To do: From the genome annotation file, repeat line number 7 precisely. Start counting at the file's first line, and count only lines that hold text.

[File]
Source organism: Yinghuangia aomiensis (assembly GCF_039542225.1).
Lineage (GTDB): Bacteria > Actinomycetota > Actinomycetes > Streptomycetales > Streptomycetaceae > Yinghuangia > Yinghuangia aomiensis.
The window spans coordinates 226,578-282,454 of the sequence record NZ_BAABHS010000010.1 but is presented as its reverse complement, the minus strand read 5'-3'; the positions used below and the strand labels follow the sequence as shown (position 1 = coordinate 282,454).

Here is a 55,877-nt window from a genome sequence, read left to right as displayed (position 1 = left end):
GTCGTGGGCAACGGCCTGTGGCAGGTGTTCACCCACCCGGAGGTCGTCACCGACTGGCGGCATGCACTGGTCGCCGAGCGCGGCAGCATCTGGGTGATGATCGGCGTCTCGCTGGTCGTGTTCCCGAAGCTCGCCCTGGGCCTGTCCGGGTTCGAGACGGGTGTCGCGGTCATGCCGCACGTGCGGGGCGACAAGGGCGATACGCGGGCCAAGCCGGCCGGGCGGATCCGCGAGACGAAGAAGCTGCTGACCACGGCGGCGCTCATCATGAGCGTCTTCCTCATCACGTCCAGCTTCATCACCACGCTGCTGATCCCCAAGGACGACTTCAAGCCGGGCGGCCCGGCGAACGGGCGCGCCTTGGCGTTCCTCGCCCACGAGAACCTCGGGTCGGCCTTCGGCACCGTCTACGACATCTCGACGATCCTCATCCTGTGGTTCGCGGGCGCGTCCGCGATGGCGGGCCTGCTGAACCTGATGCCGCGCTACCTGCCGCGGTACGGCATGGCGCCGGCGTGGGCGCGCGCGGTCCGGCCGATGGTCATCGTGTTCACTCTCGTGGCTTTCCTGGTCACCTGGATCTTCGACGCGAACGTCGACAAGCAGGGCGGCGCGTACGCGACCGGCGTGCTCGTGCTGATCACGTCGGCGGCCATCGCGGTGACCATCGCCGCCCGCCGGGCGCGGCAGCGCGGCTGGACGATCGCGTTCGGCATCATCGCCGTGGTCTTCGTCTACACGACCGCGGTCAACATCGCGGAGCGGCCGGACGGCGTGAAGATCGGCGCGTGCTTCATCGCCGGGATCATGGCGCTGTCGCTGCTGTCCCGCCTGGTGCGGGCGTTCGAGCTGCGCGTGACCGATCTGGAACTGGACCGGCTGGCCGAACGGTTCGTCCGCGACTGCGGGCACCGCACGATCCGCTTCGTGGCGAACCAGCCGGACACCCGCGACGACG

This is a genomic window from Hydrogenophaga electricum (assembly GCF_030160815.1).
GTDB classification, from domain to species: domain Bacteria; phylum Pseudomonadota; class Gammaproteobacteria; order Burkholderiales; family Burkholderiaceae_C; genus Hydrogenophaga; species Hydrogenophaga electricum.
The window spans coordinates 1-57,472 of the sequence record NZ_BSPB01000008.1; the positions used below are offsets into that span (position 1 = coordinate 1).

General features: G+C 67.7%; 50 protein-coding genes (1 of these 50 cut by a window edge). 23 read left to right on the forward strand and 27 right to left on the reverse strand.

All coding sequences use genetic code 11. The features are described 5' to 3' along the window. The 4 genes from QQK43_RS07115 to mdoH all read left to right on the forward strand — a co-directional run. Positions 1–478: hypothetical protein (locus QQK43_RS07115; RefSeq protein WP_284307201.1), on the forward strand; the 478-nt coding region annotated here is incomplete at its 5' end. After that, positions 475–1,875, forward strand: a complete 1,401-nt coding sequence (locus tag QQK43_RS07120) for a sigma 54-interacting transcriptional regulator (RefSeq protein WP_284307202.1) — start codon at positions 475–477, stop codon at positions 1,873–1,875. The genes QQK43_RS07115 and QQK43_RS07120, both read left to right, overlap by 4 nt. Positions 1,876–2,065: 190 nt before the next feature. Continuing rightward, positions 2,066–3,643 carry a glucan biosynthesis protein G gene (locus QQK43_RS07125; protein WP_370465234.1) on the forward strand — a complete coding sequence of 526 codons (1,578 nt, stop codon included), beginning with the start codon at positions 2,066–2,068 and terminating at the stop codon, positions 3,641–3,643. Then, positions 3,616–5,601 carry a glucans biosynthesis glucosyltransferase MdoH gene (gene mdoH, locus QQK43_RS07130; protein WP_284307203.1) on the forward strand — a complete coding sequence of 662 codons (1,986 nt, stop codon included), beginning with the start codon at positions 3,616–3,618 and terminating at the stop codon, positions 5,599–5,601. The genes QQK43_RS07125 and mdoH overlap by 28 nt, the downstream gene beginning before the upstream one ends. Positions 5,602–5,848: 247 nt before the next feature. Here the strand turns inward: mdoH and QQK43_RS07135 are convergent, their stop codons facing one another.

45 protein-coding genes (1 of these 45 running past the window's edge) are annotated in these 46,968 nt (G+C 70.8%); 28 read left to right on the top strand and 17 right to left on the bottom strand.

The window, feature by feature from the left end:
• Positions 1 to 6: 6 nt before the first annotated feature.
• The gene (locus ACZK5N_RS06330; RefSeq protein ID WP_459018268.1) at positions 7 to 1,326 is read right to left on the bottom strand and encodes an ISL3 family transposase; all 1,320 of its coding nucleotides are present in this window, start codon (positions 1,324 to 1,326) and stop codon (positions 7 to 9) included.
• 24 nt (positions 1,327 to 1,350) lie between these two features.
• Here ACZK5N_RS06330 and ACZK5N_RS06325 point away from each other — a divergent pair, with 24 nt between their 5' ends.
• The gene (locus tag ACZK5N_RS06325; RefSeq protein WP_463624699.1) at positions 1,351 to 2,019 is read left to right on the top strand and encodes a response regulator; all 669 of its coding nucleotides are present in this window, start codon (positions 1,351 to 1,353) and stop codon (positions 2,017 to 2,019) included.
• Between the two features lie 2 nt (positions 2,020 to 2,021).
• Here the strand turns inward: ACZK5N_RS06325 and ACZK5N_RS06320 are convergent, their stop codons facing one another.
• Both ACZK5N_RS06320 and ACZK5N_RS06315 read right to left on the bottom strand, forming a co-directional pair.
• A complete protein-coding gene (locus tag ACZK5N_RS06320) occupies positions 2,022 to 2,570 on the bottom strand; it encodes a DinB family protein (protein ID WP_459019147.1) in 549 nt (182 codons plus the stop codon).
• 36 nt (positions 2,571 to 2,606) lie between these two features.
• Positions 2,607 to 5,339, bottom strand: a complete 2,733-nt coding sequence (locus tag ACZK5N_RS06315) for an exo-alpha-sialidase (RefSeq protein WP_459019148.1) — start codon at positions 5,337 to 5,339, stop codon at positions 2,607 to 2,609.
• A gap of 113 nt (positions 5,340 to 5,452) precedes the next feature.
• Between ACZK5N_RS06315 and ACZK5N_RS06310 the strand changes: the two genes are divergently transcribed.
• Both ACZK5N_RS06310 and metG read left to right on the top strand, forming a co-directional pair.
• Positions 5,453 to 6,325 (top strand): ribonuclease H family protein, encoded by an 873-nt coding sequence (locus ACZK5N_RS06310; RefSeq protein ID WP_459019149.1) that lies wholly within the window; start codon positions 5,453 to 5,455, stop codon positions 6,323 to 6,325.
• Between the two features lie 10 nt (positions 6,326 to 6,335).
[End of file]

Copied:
GTDB classification, from domain to species: domain Bacteria; phylum Pseudomonadota; class Gammaproteobacteria; order Burkholderiales; family Burkholderiaceae_C; genus Hydrogenophaga; species Hydrogenophaga electricum.